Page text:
sure pledges of your good-will towards me. Now, therefore, like that well-known Electra, has this comedy come seeking, if haply it meet with an audience so clever, for it will recognise, if it should see, the lock of its brother. But see how modest she is by nature, who, in the first place, has come, having stitched to her no leathern phallus hanging down, red at the top, and thick, to set the boys a laughing; nor yet jeered the bald-headed, nor danced the cordax; nor does the old man who speaks the verses beat the person near him with his staff, keeping out of sight wretched ribaldry; nor has she rushed in with torches, nor does she shout ἰοὺ ἰού; but has come relying on herself and her verses. And I, although so excellent a poet, do not give myself airs, nor do I seek to deceive you by twice and thrice bringing forward the same pieces; but I am always clever at introducing new fashions, not at all resembling each other, and all of them clever: who struck Cleon in the belly when at the height of his power, and could not bear to attack him afterwards when he was down. But these scribblers, when once Hyperbolus has given them a handle, keep ever trampling on this wretched man and his mother. Eupolis, indeed, first of all craftily in-
- The allusion is to the means employed by Æschylus in his Chöephoræ to bring about Electra's recognition of her brother Orestes. Æschylus had represented her as assured of her brother's arrival by having found a lock of hair at Agamemnon's tomb resembling her own. Euripides in his Electra sneers at this contrivance as improbable, and requiring a supernatural amount of cleverness and discernment. Aristophanes promises that his Muse shall be equally clever, and shall recognise their good-will if they only give this play the applause awarded to his Daitaleis. For the demonstrative, see Krüger, Gr. Gr. § 51, 7, obs. 7. For the matter, see Schlegel, Dram. Lit. pp. 122, 128.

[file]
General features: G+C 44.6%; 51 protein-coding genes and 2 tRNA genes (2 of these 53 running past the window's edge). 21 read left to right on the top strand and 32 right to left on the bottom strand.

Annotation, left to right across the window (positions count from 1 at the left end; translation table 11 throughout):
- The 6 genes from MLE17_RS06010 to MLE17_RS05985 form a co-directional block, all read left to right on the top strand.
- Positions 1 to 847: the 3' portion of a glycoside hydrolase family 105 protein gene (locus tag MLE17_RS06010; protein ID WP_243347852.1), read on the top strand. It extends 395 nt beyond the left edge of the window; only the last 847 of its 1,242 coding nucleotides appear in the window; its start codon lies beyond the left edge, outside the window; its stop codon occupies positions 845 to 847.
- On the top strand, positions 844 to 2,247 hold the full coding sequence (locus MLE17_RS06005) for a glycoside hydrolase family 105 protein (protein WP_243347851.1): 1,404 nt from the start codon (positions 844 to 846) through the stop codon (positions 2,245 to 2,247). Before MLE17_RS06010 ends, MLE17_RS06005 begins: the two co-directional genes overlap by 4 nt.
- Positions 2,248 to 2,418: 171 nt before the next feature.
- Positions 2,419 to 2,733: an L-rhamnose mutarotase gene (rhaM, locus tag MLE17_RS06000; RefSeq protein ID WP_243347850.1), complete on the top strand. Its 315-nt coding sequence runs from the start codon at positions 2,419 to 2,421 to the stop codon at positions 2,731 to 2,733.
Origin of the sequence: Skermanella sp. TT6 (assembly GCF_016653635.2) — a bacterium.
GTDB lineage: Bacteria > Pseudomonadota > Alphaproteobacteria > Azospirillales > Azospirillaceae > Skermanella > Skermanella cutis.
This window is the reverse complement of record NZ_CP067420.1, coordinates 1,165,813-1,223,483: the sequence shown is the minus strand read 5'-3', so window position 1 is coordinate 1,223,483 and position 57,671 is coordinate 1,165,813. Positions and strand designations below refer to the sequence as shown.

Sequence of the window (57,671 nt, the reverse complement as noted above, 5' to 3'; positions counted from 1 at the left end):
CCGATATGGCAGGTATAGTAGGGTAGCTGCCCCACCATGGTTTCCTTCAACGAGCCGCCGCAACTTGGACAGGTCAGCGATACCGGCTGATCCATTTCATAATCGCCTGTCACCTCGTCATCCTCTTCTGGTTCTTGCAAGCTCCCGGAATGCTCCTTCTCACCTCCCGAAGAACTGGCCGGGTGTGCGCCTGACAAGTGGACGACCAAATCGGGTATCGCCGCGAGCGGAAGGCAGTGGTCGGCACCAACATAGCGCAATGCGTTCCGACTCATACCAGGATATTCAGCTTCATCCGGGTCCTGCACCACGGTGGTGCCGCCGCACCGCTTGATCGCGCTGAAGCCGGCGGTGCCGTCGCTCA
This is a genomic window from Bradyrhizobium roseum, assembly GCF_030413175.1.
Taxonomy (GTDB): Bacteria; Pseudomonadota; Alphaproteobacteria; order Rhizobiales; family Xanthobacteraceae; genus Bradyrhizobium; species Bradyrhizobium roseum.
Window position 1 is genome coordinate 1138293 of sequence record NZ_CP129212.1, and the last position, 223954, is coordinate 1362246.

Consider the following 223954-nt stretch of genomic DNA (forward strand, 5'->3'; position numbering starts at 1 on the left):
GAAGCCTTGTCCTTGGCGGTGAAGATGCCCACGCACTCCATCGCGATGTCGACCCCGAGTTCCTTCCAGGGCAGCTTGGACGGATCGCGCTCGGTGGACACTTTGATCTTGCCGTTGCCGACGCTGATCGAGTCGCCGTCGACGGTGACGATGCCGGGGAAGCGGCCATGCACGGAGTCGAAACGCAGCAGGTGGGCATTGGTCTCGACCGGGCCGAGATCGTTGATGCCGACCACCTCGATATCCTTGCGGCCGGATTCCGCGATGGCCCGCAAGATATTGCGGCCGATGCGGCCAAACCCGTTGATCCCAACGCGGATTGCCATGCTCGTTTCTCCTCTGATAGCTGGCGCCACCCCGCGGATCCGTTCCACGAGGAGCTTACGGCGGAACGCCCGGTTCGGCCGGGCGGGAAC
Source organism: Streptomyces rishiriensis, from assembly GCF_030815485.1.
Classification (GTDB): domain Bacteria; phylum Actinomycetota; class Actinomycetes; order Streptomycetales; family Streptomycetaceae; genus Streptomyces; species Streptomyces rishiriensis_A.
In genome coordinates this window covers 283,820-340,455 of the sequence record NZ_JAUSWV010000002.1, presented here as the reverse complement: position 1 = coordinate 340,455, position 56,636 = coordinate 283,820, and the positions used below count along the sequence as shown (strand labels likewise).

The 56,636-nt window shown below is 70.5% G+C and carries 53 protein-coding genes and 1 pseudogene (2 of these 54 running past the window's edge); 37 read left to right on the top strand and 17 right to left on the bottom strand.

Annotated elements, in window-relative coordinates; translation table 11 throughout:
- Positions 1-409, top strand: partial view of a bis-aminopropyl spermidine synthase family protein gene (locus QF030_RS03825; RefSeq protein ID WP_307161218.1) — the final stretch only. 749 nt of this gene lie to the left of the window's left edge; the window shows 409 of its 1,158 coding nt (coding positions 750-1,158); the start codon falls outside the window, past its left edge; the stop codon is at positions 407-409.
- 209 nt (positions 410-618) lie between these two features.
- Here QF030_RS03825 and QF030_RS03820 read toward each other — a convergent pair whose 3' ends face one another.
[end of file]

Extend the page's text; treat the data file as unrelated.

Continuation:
- "Aristophanes was bald-headed." Droysen.
- "Nor does the aged gentleman, who
Spouts the witty lines to you,
Strike his friend with cudgel of oak,
To conceal a stupid joke. Walsh.
- Exclamations, with which this very play opens.
- The Scholiast has very justly found fault with these boasts of our poet; and proved, from his own works, that he has been guilty of all the offences against decency and good taste which he reprehends so freely in others. The justifications attempted by Schütz and Süvern are lame in the extreme.
- Liddell's Lex. voc. σοφίζομαι.